Indirect fired heaters were created to combat the negative effects of direct fired heaters. Both direct and indirect fired heaters are based on the same traditional platform, but the exhaust of indirect fired heaters is vented to the outside air as opposed to entering the heated air.

Although this has improved the quality of air in a space, it has produced a severe inefficiency—a significant amount of heat is lost from the exhaust by venting to the outside. Another drawback is that far more fuel is needed to deliver the same BTU’s (the amount of heat required to raise the temperature of one pound of water by one degree Fahrenheit) to a location. This results in increased fuel costs and higher GHG emissions.

The new kid on the block that’s outperforming and outstripping traditional heaters is the flameless heater. This new breed of heater uses technology that creates heat without a flamed source which means the heater has a much lower risk of being a source of ignition for onsite fires. Compared to traditional heaters, flameless systems offer significant gains.

The Benefits of Flameless Technology

  • Fire-watch manpower is no longer needed because a flameless system significantly lowers fire risk.
  • The self-contained flameless system does not require power from a secondary source which potentially eliminates the costs and massive inefficiencies of utilizing gensets or light towers for auxiliary power.
  • A word of caution: not all heaters on the market that are placed in the flameless category have the same efficiencies. Some heaters are comparable to direct and indirect heating systems, while others leverage the best of flameless technology, like the ultra-efficient range of Northern Shield heaters. Failing to ensure that your supplier is able to back up their flameless technology claims could see you paying more than double the daily operating costs for less efficient flameless units that do not leverage the latest heating systems technology.
  • Flameless systems have more powerful heat delivery systems. And here’s another word of warning: the range of heater performance between manufacturers can differ dramatically with some manufactures stretching the truth or using outright fabrication. Brian Tiedemann, Co-founder and CEO of Thermal Intelligence, creators of the Northern Shield range of flameless heaters and the first ‘Green Certified’ temporary heating business in the world, says that the only accurate way of ensuring you’re getting best-in-class flameless heaters is with independent third-party testing or side-by-side evaluation. This is the only way a customer can be sure they’re getting the value of superior equipment and lower operating costs without compromising heat production.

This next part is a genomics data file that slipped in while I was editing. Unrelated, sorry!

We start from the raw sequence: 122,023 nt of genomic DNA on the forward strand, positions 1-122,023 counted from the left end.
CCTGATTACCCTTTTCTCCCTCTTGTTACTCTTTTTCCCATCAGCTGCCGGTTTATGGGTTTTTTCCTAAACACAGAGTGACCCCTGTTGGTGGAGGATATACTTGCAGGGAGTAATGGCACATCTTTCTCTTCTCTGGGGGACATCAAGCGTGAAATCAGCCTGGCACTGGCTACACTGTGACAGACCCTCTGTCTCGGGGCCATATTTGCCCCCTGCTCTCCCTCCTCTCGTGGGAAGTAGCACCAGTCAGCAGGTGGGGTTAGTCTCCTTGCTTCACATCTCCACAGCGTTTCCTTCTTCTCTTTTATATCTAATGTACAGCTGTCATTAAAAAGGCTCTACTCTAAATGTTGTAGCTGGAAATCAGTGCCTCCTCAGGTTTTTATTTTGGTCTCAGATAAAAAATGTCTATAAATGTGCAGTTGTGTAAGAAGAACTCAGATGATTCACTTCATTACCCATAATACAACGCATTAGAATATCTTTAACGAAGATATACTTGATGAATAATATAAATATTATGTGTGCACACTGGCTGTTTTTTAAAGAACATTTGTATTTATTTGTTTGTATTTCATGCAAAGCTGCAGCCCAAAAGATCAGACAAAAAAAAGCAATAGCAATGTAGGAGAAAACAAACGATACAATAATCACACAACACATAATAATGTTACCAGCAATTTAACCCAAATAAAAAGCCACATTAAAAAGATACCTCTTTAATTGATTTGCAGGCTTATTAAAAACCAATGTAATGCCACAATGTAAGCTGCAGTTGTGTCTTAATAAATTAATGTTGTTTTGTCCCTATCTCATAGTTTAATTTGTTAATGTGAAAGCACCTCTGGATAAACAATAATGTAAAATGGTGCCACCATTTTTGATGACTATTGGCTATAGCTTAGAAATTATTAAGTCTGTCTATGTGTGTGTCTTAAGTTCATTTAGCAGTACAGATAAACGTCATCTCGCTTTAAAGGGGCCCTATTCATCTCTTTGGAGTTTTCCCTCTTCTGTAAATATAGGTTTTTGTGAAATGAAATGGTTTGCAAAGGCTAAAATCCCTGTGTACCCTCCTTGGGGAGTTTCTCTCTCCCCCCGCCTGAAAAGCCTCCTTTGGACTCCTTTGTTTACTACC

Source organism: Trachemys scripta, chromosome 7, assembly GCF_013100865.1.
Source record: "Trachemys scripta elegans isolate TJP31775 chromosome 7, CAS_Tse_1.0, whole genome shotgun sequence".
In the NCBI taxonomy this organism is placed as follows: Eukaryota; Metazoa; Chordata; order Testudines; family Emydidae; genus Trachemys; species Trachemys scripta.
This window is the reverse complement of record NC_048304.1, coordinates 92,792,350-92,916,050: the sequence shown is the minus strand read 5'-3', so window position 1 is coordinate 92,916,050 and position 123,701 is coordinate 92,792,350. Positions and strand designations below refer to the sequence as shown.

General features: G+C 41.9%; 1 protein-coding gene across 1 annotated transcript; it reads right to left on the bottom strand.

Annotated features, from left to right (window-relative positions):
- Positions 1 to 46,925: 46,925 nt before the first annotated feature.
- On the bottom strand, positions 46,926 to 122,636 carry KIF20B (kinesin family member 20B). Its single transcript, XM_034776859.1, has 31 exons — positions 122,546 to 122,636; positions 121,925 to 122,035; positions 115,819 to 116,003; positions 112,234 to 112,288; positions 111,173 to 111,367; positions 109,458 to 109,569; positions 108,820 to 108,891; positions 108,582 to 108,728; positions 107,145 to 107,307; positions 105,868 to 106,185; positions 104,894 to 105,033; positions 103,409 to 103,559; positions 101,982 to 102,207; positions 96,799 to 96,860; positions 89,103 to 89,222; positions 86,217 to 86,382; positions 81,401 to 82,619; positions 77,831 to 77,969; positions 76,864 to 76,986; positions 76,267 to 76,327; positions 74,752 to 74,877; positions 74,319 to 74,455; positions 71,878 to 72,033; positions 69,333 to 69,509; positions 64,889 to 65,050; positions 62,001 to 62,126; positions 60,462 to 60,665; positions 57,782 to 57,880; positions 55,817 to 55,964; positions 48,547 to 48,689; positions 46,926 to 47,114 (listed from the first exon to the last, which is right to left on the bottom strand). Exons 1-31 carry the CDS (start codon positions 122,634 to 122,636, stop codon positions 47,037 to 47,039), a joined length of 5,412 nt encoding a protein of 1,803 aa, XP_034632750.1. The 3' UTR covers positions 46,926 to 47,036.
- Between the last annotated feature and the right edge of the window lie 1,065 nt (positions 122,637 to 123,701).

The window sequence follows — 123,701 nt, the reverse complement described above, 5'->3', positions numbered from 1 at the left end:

• Keep in mind that flameless systems are not suitable for really small heating projects, although the selection of smaller sized units is growing.
  • A drawback of the flameless system is that it operates primarily on diesel fuel and does not support propane and natural gas fuel sources.

Pollution Prevention Is Set To Impact Your Business

In the next 12 months, the United States Environmental Protection Agency (EPA) will intensify its efforts to encourage the transition to green building by implementing and monitoring an increasing number of rules and regulations that hold the construction industry accountable for reducing its negative impact on the environment. This includes installing, implementing, and maintaining pollution prevention measures that minimize the discharge of pollutants from construction heaters.

Similarly, the Canada Green Building Council (CaGBC) is working to reduce environmental impact through project certification, advocacy, and research. Its Zero Carbon Building Standard sets out clear ways of assessing progress against the objective of eliminating GHGs from building operations and it’s already informing the work of others including different levels of government.

Increasing pressure from government to minimize onsite GHG emissions, coupled with more sophisticated applications of flameless technology by a few select industrial heater manufacturers, means there’s never been a better time to use heat more effectively on your construction sites, significantly cut operating cost, improve productivity, and lessen the damage to our communities and the environment in the process.

If you found this blog interesting, download The Race for Green Building Solutions Heats Up for insights into the building trends most likely to impact your business in the next 12 months, as well as the benefits to your business of embracing the latest in green building innovation.

Thermal Intelligence presents Green Building Solutions That Drive Project Performance